Shaving Mule

I was expecting plenty of response to the post “In praise of the homegrown shavehorse” which is a good thing as I want to encourage folk to debate and think about what they’re doing. I thought the first reply warranted a longer reply than is possible in the comments section.

‘r francis’ wrote:

Your ignorance amazes me. The original mule design was by Brian Boggs and made to do the job better and to help him with a back problem. Look up what he designed and how it works.
Both designs have their place. The differences are as apparent as the differences in the finished products made with them

Actually, I was aware that Brian Boggs originally designed a sawn-wood shavehorse but just to check it hadn’t changed I followed your advice and looked it up here. Below you can see the design alongside a picture of me on my own shavehorse for comparison.

The site boasts the innovative new features of this “hybrid design” but I am at a loss to see any that aren’t present in my own horse; the “full adjustability” in the cross piece and support heights, easy assembly (I don’t need the adjustable wrenches), extended work support and compactness are all there. No, I don’t have a “padded genuine leather seat” but I then I can easily add a cushion if I feel that way inclined and I’ve seen plenty of examples of horses with wide comfortable seats carved into them. If your horse has a narrow seat then use a wider plank like the little girl on the ‘clydesdale’.  As for the idea that the foot crossbar “requires the user to fully extend a leg in order to get a good grip on a work-piece” this is simply a matter of  ensuring you have the support and cross piece set to the appropriate positions for the size of the work – the kayak stringer I’m making in the picture is only ¾” but it’s securely held and my legs are comfortably bent. To avoid back problems you need a device that is made to suit your body size which is only possible if you make it yourself.

My main point though, which you seem to have missed, is that in making my shavehorse I used a whole lot of greenwood working techniques that I wouldn’t have learned by buying or making the mule, skills which are then essential for going on to actually produce chairs and other products from parts made on the shavehorse. What those finished products look like is down to the skill of the user, not the design of the workbench.


About Steve Tomlin

I am a greenwood worker and scythe tutor. I carve spoons, bowls and other products from locally sourced greenwood. During the summer I teach scything around the UK.
This entry was posted in SteveTomlinCrafts, tools and tagged , , . Bookmark the permalink.

4 Responses to Shaving Mule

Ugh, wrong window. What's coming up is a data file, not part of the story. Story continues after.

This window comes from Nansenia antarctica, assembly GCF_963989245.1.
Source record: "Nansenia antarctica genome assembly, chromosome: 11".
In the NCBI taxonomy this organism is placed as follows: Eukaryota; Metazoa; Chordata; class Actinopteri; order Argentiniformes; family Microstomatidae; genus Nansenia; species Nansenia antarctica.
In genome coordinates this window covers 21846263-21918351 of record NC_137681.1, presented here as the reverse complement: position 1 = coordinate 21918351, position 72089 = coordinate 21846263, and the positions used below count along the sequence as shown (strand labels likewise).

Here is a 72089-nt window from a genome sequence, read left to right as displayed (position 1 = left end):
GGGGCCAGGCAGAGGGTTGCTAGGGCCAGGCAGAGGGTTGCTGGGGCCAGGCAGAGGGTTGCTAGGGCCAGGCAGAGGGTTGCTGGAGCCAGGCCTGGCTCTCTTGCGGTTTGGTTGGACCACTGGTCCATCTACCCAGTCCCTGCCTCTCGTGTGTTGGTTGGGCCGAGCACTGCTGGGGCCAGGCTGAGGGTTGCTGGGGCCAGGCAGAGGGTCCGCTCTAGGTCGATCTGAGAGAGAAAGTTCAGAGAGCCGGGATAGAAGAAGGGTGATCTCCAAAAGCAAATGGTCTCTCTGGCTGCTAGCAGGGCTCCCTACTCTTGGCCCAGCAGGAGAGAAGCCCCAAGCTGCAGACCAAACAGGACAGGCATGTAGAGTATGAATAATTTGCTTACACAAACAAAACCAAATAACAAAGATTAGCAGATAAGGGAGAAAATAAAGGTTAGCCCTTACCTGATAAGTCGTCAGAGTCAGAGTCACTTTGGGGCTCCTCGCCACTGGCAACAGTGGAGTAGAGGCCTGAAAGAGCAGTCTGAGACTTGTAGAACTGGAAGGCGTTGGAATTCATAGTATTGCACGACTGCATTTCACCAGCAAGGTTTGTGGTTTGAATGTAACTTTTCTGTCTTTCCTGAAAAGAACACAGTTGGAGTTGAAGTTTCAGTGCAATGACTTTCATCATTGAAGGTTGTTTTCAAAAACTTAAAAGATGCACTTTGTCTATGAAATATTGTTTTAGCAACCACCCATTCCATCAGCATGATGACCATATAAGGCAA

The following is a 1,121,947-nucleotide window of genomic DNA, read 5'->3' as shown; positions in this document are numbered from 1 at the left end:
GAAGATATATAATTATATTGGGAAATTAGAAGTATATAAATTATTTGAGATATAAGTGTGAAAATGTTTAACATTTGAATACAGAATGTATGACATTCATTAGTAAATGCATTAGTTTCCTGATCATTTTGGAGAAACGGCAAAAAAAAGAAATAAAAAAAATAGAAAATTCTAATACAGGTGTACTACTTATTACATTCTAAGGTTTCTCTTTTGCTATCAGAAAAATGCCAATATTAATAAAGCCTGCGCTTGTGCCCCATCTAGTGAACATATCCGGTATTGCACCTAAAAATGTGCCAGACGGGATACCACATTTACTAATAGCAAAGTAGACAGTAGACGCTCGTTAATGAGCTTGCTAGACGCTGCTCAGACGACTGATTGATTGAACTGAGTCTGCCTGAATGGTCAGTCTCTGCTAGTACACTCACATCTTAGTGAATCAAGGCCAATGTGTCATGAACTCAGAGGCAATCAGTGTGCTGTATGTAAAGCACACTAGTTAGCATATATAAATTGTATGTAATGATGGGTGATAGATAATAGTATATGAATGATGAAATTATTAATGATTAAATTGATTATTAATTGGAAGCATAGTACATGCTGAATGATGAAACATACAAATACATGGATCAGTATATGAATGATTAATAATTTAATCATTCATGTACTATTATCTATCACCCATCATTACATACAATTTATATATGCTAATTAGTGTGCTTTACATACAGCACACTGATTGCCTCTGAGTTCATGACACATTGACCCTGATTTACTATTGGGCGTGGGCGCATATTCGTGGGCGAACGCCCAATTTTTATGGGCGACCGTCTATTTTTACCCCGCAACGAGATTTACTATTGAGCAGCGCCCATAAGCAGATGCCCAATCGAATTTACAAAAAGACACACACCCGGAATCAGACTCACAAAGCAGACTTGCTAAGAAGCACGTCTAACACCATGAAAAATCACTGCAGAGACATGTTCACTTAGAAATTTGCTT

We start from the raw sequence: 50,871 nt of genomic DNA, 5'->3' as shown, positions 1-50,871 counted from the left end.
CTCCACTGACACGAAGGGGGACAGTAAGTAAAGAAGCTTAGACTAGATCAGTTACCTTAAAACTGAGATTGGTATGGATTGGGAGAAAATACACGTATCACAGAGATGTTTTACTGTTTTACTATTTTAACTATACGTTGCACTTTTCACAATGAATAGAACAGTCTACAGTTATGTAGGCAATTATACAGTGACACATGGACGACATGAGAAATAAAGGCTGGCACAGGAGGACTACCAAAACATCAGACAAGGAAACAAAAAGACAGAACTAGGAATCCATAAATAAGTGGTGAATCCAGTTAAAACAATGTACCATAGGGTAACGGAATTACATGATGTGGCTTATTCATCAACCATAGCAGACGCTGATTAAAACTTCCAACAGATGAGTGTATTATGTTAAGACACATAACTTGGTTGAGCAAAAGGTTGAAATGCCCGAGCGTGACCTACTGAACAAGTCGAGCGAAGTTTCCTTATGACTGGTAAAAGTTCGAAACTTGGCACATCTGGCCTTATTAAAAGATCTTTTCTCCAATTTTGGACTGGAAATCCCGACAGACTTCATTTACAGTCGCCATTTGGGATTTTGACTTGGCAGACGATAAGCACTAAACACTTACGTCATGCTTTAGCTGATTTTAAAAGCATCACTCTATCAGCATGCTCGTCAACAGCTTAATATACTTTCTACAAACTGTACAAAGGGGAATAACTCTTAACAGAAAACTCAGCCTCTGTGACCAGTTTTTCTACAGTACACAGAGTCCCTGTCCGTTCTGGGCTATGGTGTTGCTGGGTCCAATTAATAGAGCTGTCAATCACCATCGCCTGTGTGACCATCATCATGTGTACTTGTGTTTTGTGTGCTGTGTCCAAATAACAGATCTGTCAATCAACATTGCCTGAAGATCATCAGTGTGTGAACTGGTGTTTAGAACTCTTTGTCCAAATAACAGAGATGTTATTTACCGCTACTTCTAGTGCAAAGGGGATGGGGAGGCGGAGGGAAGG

1. r francis says:

    I did not miss your point, just thought it unnecessarily self-righteous. I have used several varieties of horse including your english version and Drew Langsner’s dumb-head iteration.
    Brian Boggs came up with an interesting solution and you will find that in its original version, as explained by him in Fine Woodworking #139, he does not use any metal parts. The version that you showed is not his but another derivation at Country Workshops. I agree that it is not as elegant.
    Best to be accurate with your references.

    • stevetomlin says:

      I chose this reference as it is essentially the same as Brian’s horse and, being marketed by Country Workshops, likely to be the one people make and use.
      In my opinion, it’s the process of making your own shavehorse which is valuable, you don’t get that from any sawn-horse no matter how elegant.

  2. Mike Abbott says:

    Thanks for sending me this interesting and amusing thread. I was about to order a lorry load of 4×2 to stock up for people wanting horses. What can I say? I used to be as opinionated as you, Steve, when I was younger. The thing is that I believe the novice no longer needs to use and axe, an adze, a pole-lathe or drill at all angles to make a lovely chair. I admit that obtaining high quality chair-making wood is still an obstacle but one that I am intent on overcoming. I hope that in 5 years B&Q will have it in stock!
    My mission in life is to enable as many people as possible to experience the delight of working green wood by fair means or foul. Once they are hooked, like you, then they can go on and hew their own horse from the woodland and give their ugly horse to the next budding green wooder.
    Now back to ordering my 4×2!
    All the best, Mike

  3. stevetomlin says:

    Mike, I’ve edited out the self-promotion, please try to leave it at home for once.
    Removing the opportunity for beginners to learn the skills as they go dumbs-down the process and leaves them too daunted to start chairmaking on their own. I suppose they are then meant to book on a course?
    Here or on the APT forum is a fine place for the discussion.

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